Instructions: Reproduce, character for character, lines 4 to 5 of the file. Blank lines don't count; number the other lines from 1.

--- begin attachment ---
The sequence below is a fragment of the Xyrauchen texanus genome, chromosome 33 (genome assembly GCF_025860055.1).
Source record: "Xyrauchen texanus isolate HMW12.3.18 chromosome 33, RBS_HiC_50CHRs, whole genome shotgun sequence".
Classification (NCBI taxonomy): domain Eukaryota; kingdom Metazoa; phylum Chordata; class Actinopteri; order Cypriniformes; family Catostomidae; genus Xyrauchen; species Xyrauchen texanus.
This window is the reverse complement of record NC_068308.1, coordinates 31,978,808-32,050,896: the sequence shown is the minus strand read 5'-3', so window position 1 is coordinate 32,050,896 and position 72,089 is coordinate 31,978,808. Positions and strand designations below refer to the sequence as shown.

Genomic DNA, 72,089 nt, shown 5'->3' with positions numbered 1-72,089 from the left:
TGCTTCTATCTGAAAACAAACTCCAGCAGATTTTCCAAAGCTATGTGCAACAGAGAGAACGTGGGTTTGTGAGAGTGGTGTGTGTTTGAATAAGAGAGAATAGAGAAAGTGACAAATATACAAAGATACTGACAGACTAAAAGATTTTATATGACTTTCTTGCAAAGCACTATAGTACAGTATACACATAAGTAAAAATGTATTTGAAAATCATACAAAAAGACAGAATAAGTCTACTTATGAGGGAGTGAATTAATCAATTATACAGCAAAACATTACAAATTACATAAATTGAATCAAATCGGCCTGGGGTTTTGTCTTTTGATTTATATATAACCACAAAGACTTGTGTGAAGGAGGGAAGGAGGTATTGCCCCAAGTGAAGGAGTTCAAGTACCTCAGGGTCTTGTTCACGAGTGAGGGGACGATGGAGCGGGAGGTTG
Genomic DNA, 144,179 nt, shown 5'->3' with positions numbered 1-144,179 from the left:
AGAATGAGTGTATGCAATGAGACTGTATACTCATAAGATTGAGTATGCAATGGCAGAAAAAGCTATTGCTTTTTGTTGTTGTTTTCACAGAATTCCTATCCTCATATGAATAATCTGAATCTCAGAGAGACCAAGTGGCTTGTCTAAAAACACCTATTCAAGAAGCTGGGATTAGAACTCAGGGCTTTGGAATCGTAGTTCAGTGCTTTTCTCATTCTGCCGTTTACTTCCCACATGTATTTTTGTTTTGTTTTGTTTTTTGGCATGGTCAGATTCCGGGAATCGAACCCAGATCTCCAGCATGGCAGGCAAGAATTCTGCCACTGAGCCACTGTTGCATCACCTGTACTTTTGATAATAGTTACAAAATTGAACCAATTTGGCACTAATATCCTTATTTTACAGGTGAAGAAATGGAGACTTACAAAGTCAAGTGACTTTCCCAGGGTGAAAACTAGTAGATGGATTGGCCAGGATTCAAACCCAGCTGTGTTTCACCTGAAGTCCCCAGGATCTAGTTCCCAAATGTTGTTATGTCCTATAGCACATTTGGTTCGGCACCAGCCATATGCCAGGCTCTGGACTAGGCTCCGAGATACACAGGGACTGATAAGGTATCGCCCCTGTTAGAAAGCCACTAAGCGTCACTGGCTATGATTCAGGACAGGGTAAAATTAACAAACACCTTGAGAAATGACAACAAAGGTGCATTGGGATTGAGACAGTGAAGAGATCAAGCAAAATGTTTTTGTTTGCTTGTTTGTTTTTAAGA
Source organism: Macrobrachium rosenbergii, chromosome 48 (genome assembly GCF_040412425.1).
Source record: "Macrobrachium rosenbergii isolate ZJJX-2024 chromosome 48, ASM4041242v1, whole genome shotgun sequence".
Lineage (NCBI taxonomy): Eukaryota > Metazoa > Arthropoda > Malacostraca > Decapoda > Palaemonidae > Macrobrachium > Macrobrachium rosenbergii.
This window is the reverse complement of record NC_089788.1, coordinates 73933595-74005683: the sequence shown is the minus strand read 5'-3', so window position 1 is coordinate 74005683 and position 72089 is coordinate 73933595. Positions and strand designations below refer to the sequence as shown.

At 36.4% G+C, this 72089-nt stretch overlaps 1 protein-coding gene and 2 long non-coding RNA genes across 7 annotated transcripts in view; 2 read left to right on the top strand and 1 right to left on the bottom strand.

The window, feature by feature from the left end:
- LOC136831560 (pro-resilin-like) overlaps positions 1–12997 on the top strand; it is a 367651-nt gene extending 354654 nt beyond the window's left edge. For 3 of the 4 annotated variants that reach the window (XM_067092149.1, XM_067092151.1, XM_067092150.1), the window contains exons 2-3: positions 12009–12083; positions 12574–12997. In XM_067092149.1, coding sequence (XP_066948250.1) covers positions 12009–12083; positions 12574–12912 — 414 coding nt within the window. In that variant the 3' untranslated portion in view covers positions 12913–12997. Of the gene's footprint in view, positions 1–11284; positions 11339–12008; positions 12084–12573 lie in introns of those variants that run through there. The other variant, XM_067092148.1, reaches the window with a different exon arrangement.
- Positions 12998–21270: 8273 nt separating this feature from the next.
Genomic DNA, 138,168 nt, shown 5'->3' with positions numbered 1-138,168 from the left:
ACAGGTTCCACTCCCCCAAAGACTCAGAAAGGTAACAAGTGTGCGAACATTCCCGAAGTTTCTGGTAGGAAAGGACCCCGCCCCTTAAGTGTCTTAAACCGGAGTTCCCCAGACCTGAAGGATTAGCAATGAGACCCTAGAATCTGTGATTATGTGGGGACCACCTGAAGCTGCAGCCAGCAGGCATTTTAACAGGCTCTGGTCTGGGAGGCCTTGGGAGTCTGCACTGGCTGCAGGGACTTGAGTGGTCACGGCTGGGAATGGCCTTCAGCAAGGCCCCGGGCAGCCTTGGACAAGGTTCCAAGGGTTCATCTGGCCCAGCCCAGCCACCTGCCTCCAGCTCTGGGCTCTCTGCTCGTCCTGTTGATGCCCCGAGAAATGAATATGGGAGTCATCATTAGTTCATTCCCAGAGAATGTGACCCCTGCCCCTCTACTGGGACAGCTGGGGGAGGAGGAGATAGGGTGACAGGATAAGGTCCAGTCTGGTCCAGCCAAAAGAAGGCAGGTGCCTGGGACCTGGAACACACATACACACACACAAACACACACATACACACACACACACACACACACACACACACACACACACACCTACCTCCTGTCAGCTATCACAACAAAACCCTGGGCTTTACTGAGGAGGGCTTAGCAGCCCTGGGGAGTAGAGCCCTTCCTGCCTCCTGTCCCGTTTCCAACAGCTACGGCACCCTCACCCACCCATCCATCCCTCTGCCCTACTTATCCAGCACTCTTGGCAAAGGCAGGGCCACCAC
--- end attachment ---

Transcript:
This window is the reverse complement of record NC_068308.1, coordinates 31,978,808-32,050,896: the sequence shown is the minus strand read 5'-3', so window position 1 is coordinate 32,050,896 and position 72,089 is coordinate 31,978,808. Positions and strand designations below refer to the sequence as shown.

Genomic DNA, 72,089 nt, shown 5'->3' with positions numbered 1-72,089 from the left: